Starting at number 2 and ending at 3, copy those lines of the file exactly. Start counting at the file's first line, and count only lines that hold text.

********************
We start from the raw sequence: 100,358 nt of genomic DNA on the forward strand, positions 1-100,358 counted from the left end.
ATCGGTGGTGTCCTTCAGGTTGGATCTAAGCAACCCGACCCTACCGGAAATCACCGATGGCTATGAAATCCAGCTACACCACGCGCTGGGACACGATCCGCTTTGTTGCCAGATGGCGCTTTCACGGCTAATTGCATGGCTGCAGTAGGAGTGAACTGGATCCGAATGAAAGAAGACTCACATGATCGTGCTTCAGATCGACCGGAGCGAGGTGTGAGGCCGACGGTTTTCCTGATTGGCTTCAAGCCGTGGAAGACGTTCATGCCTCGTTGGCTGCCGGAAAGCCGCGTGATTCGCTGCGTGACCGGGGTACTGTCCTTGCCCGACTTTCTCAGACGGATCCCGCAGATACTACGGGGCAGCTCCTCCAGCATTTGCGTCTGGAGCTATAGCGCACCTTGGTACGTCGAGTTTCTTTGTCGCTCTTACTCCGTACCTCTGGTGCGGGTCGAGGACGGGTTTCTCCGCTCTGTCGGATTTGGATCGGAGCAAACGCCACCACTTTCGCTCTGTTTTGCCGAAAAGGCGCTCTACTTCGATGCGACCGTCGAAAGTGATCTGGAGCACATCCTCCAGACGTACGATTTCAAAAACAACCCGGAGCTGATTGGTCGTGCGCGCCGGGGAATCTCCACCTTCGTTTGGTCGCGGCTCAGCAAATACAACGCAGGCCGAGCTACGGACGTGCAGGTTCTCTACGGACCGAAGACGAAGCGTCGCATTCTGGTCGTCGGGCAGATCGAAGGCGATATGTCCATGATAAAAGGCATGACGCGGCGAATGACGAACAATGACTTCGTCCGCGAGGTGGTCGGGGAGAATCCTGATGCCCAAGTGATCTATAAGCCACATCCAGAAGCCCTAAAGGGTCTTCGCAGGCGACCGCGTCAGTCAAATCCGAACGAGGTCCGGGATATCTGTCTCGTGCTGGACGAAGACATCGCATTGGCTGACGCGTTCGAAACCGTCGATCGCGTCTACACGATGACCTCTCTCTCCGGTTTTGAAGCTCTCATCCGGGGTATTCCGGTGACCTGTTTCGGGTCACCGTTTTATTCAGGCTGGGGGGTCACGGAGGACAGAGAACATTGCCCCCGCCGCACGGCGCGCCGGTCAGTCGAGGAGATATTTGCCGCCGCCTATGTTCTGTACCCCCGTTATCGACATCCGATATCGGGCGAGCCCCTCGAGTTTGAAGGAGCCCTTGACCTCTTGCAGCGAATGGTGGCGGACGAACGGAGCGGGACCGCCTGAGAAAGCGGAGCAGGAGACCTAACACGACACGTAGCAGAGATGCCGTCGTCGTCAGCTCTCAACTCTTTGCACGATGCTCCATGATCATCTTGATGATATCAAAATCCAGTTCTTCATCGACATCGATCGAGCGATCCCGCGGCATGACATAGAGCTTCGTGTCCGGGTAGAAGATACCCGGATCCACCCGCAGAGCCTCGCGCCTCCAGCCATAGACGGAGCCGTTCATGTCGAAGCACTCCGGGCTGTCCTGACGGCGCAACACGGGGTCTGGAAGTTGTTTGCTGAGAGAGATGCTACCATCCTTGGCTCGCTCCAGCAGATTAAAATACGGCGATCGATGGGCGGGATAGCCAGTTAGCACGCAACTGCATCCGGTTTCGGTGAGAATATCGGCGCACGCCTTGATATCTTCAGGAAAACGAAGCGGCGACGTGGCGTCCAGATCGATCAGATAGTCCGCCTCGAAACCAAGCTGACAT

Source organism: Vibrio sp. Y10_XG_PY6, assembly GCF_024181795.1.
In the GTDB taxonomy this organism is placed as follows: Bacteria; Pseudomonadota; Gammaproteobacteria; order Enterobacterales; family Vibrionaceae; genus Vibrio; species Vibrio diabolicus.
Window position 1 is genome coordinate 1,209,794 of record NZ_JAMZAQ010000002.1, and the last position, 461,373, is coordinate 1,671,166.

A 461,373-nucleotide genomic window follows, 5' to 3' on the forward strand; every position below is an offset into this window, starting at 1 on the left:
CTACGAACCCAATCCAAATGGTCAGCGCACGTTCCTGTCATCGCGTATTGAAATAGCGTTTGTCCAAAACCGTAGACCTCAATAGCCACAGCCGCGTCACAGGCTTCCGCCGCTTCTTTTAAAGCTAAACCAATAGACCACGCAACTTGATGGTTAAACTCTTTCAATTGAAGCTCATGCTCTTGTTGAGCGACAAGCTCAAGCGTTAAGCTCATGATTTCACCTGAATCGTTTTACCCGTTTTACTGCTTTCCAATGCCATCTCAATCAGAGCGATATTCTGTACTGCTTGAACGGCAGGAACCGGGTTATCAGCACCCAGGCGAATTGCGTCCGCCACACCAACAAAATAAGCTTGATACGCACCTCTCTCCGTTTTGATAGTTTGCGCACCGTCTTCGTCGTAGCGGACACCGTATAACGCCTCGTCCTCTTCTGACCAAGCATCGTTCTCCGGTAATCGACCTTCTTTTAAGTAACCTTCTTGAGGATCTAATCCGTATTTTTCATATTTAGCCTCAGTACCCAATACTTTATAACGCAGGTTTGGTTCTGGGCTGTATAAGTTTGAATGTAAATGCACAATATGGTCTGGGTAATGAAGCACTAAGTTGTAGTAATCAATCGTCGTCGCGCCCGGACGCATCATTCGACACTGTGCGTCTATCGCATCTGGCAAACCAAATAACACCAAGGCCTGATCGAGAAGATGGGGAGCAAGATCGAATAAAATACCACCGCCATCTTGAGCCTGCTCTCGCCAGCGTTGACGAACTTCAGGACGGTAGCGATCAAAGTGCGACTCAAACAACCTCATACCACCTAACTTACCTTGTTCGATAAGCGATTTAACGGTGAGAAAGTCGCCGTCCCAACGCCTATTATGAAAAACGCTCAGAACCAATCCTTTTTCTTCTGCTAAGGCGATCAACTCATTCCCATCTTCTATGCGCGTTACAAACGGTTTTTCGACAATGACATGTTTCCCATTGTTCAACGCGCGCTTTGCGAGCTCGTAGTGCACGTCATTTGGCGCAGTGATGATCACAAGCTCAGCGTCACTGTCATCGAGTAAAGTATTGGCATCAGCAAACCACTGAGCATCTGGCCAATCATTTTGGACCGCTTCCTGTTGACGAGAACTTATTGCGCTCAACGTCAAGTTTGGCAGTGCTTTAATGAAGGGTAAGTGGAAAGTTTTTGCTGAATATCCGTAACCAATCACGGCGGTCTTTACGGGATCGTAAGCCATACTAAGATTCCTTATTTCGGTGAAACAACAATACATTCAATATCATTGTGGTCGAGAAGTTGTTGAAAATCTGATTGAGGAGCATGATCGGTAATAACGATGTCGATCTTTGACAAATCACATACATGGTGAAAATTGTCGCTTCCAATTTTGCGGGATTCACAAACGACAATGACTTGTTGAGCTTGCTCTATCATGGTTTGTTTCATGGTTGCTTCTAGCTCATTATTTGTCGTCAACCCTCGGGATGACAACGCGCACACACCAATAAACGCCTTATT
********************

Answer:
ATCGGTGGTGTCCTTCAGGTTGGATCTAAGCAACCCGACCCTACCGGAAATCACCGATGGCTATGAAATCCAGCTACACCACGCGCTGGGACACGATCCGCTTTGTTGCCAGATGGCGCTTTCACGGCTAATTGCATGGCTGCAGTAGGAGTGAACTGGATCCGAATGAAAGAAGACTCACATGATCGTGCTTCAGATCGACCGGAGCGAGGTGTGAGGCCGACGGTTTTCCTGATTGGCTTCAAGCCGTGGAAGACGTTCATGCCTCGTTGGCTGCCGGAAAGCCGCGTGATTCGCTGCGTGACCGGGGTACTGTCCTTGCCCGACTTTCTCAGACGGATCCCGCAGATACTACGGGGCAGCTCCTCCAGCATTTGCGTCTGGAGCTATAGCGCACCTTGGTACGTCGAGTTTCTTTGTCGCTCTTACTCCGTACCTCTGGTGCGGGTCGAGGACGGGTTTCTCCGCTCTGTCGGATTTGGATCGGAGCAAACGCCACCACTTTCGCTCTGTTTTGCCGAAAAGGCGCTCTACTTCGATGCGACCGTCGAAAGTGATCTGGAGCACATCCTCCAGACGTACGATTTCAAAAACAACCCGGAGCTGATTGGTCGTGCGCGCCGGGGAATCTCCACCTTCGTTTGGTCGCGGCTCAGCAAATACAACGCAGGCCGAGCTACGGACGTGCAGGTTCTCTACGGACCGAAGACGAAGCGTCGCATTCTGGTCGTCGGGCAGATCGAAGGCGATATGTCCATGATAAAAGGCATGACGCGGCGAATGACGAACAATGACTTCGTCCGCGAGGTGGTCGGGGAGAATCCTGATGCCCAAGTGATCTATAAGCCACATCCAGAAGCCCTAAAGGGTCTTCGCAGGCGACCGCGTCAGTCAAATCCGAACGAGGTCCGGGATATCTGTCTCGTGCTGGACGAAGACATCGCATTGGCTGACGCGTTCGAAACCGTCGATCGCGTCTACACGATGACCTCTCTCTCCGGTTTTGAAGCTCTCATCCGGGGTATTCCGGTGACCTGTTTCGGGTCACCGTTTTATTCAGGCTGGGGGGTCACGGAGGACAGAGAACATTGCCCCCGCCGCACGGCGCGCCGGTCAGTCGAGGAGATATTTGCCGCCGCCTATGTTCTGTACCCCCGTTATCGACATCCGATATCGGGCGAGCCCCTCGAGTTTGAAGGAGCCCTTGACCTCTTGCAGCGAATGGTGGCGGACGAACGGAGCGGGACCGCCTGAGAAAGCGGAGCAGGAGACCTAACACGACACGTAGCAGAGATGCCGTCGTCGTCAGCTCTCAACTCTTTGCACGATGCTCCATGATCATCTTGATGATATCAAAATCCAGTTCTTCATCGACATCGATCGAGCGATCCCGCGGCATGACATAGAGCTTCGTGTCCGGGTAGAAGATACCCGGATCCACCCGCAGAGCCTCGCGCCTCCAGCCATAGACGGAGCCGTTCATGTCGAAGCACTCCGGGCTGTCCTGACGGCGCAACACGGGGTCTGGAAGTTGTTTGCTGAGAGAGATGCTACCATCCTTGGCTCGCTCCAGCAGATTAAAATACGGCGATCGATGGGCGGGATAGCCAGTTAGCACGCAACTGCATCCGGTTTCGGTGAGAATATCGGCGCACGCCTTGATATCTTCAGGAAAACGAAGCGGCGACGTGGCGTCCAGATCGATCAGATAGTCCGCCTCGAAACCAAGCTGACAT

Source organism: Vibrio sp. Y10_XG_PY6, assembly GCF_024181795.1.